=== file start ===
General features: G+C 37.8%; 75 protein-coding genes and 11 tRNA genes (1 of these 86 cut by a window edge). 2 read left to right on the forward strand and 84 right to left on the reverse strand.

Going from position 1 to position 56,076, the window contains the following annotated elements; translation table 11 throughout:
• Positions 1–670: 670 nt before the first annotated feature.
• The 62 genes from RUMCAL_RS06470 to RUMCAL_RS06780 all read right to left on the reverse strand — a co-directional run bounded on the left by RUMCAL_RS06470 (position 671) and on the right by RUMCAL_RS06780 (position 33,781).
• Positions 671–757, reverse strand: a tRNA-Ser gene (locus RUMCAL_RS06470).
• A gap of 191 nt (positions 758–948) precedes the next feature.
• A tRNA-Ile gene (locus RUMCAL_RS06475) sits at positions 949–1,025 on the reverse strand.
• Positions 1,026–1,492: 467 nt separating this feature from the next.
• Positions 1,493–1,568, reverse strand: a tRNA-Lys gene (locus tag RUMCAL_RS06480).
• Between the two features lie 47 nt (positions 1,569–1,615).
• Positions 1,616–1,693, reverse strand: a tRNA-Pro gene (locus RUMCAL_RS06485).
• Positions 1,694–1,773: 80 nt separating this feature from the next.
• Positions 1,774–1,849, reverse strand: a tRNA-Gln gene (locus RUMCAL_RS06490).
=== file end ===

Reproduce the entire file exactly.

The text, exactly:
General features: G+C 37.8%; 75 protein-coding genes and 11 tRNA genes (1 of these 86 cut by a window edge). 2 read left to right on the forward strand and 84 right to left on the reverse strand.

Going from position 1 to position 56,076, the window contains the following annotated elements; translation table 11 throughout:
• Positions 1–670: 670 nt before the first annotated feature.
• The 62 genes from RUMCAL_RS06470 to RUMCAL_RS06780 all read right to left on the reverse strand — a co-directional run bounded on the left by RUMCAL_RS06470 (position 671) and on the right by RUMCAL_RS06780 (position 33,781).
• Positions 671–757, reverse strand: a tRNA-Ser gene (locus RUMCAL_RS06470).
• A gap of 191 nt (positions 758–948) precedes the next feature.
• A tRNA-Ile gene (locus RUMCAL_RS06475) sits at positions 949–1,025 on the reverse strand.
• Positions 1,026–1,492: 467 nt separating this feature from the next.
• Positions 1,493–1,568, reverse strand: a tRNA-Lys gene (locus tag RUMCAL_RS06480).
• Between the two features lie 47 nt (positions 1,569–1,615).
• Positions 1,616–1,693, reverse strand: a tRNA-Pro gene (locus RUMCAL_RS06485).
• Positions 1,694–1,773: 80 nt separating this feature from the next.
• Positions 1,774–1,849, reverse strand: a tRNA-Gln gene (locus RUMCAL_RS06490).